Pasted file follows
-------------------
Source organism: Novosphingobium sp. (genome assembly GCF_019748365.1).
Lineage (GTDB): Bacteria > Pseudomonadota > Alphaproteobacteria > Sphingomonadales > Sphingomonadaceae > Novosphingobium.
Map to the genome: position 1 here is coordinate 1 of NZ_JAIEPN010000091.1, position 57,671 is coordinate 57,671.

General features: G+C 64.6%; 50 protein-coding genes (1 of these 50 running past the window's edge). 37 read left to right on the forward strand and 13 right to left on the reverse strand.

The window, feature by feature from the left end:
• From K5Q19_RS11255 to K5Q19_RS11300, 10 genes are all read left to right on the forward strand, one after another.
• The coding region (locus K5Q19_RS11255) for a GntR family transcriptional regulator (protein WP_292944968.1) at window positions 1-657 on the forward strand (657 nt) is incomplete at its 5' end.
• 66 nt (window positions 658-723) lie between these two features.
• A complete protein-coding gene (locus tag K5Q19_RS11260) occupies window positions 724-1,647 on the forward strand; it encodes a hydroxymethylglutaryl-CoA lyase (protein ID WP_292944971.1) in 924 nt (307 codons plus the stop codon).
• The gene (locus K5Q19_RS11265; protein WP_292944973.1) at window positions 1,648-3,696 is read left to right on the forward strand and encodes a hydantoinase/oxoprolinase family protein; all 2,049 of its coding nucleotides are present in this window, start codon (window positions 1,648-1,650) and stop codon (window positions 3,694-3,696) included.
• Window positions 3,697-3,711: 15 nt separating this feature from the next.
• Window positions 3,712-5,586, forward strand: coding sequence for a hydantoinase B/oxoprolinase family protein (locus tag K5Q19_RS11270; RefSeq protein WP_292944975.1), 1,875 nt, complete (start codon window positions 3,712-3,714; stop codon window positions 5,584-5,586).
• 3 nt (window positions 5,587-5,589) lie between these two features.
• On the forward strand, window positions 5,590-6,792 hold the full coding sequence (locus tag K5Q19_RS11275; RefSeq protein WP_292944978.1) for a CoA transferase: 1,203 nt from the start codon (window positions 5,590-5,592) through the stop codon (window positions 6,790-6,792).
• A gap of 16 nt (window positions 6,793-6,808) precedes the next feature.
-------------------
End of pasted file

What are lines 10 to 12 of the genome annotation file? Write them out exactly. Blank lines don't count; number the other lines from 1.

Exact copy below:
• The gene (locus K5Q19_RS11265; protein WP_292944973.1) at window positions 1,648-3,696 is read left to right on the forward strand and encodes a hydantoinase/oxoprolinase family protein; all 2,049 of its coding nucleotides are present in this window, start codon (window positions 1,648-1,650) and stop codon (window positions 3,694-3,696) included.
• Window positions 3,697-3,711: 15 nt separating this feature from the next.
• Window positions 3,712-5,586, forward strand: coding sequence for a hydantoinase B/oxoprolinase family protein (locus tag K5Q19_RS11270; RefSeq protein WP_292944975.1), 1,875 nt, complete (start codon window positions 3,712-3,714; stop codon window positions 5,584-5,586).